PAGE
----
EU Watch spoke with European diplomat Balázs Gargya who is in charge of human rights issues in China at the European External Action Service.
Mr. Gargya, what changed in EU-China relations since the war in Ukraine?
What marked the recent years of EU-China relations is the publication of the “EU-China – Strategic Outlook” Joint Communication of March 2019. It established a realistic and robust framework for EU-China relations. Realistic because it reflects the multifaceted nature of this relationship. China is simultaneously a partner, a competitor and a rival to the EU. There is indeed an obvious and clear systemic rivalry between the EU and China. We have a very different model of governance; we subscribe to very different sets of values.
What has that meant in practical terms?
I can identify two important dates: On 22 March 2021, the EU imposed sanctions against four Chinese individuals and one entity. This was done under the EU Global Human Rights Sanctions Regime, particularly because of human rights violations in Xinjiang province, against persons belonging to the Uyghur minority there. On the same day, China imposed countermeasures against the EU which were broader and escalatory. This has had an impact on EU-China relations.
Then there was February 2022, when Russia and China made a joint statement and pledged “unlimited friendship” between one another. In light of the war in Ukraine, which started a few days later, the EU really is concerned by the fact that China, a permanent member of the UN Security Council, has not condemned Russia’s war against Ukraine.
These two elements can be attributed to the systemic rivalry facet that forms part of EU-China relations. Out of the three facets mentioned earlier, the systemic rivalry dimension and competition are clearly gaining importance and becoming more visible, too. I think this is important. Notwithstanding this, I would highlight that the EU’s multifaceted approach to China remains valid; it has been reaffirmed by the European Council.
Xi Jinping has been reelected as China’s undisputed leader. During the party congress, Xi addressed a number of topics. What can this congress tell us about the future of EU-China relations? What do you expect of Xi’s third term?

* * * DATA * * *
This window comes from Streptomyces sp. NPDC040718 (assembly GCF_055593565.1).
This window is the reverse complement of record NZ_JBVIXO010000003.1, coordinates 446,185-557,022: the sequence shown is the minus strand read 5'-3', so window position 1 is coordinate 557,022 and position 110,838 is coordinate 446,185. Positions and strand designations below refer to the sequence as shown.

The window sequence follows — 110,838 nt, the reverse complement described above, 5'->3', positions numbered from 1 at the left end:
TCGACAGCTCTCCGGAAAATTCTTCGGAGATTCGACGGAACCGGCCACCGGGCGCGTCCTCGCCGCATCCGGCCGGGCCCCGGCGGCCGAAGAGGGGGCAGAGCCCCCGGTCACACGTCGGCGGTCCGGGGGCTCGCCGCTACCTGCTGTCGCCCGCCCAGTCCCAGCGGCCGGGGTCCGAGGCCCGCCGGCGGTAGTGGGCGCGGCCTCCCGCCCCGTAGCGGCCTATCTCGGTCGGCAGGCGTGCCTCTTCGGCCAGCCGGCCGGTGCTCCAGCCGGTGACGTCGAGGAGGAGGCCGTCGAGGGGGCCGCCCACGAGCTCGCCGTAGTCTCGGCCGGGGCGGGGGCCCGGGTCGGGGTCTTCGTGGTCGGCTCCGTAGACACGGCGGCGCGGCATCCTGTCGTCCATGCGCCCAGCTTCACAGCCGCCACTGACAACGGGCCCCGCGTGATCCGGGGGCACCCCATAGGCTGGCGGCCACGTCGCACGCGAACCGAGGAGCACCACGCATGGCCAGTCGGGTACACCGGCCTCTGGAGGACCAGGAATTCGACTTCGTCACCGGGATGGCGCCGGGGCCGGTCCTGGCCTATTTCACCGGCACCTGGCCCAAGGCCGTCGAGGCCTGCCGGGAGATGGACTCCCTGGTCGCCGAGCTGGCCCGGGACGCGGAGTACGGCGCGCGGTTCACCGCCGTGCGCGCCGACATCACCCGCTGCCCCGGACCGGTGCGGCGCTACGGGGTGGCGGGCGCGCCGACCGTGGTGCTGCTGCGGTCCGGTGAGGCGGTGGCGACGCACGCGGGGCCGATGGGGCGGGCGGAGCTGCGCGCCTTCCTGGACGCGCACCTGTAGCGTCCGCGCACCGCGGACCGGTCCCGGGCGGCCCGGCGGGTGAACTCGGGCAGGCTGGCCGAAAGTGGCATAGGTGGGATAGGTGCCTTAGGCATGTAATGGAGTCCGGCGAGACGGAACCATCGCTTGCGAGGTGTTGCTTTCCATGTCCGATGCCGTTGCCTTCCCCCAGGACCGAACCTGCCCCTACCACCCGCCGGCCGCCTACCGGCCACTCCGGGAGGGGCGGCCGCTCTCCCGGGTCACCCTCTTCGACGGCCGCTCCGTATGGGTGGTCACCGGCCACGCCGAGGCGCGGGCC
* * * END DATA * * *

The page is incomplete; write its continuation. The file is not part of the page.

Of course, the EEAS followed the 20th National Congress of the Chinese Communist Party. We saw the list of the old and new Chinese leaders; we also saw that Xi Jinping, in his capacity as General Secretary of the Chinese Communist Party, received a third mandate. We took note of the changes in the Politburo and the Central Committee of the Party. Some decisions of the congress will only be announced in the coming weeks and months. So, we need to wait and see the full scale of decisions that were taken. However, I don’t think that the outcome of the Party Congress will trigger a change in the EU’s multifaceted approach towards China.
Has Xi Jinping become more assertive towards the EU? Is Chinese foreign policy more confident and bolder than previously?
The EU certainly sees a more assertive China on the global scene. That does not only concern the EU: Chinese confidence and growing assertiveness are visible on a global scale.
Do you think the EU has an ambiguous stance concerning the “One-China” policy when it entertains relations with Taiwan?
There is no ambiguity on the EU’s One-China policy. The EU’s One-China policy is something that is defined by the EU, not by others. Simply put, it means that the EU recognises the government of the People’s Republic of China, in Beijing, as the sole government of China.
Notwithstanding, we maintain with Taiwan friendly relations and strong economic links, also in light of the fact that Taiwan is one of the leading economies in the world and is, for instance, a very important supplier of semiconductors and microchips. The EU has an Economic and Trade Office in Taipei. In the World Trade Organisation, Taiwan participates in its own right. The capacity of Taiwan to carry out trade and economic relations independently has thus been recognized internationally.
What is Taiwan for the EU: an entity, an independent country?
We are very clear that the EU will not establish full diplomatic relations or recognise Taiwan as an independent country.
Did the European Commission have China in mind when it drafted its recent proposal to ban products from the European market that are made with the use of forced labor? And more generally, how does the EU position itself on the issue of the Uyghurs?
The legislation on the forced labor ban has not yet been adopted. It is still a legislative proposal. And this proposal is not just meant to address forced labor in China, it is applicable all around the world and no specific product category, country or region is being singled out. If the proposal is adopted and if it is proven that there is forced labor in the Xinjiang province, then its provisions could of course become applicable.
The EU remains extremely concerned by possible human rights violations in Xinjiang, not only when it comes to forced labor but also because of the existence of a large network of so-called reeducation camps, because of mass surveillance and systemic restrictions of the exercise of freedom of religion or belief.
Mr Balázs GARGYA is in charge of human rights issues in China at the Asia and Pacific Department of the European External Action Service.
He has served as Head of the Trade and other EU Policies Section at the EU Delegation to Turkey, Ankara.
Gargya is an EU official since 2004.
The interview with the EEAS official was conducted by Nenad Jurdana and Arthur Duby.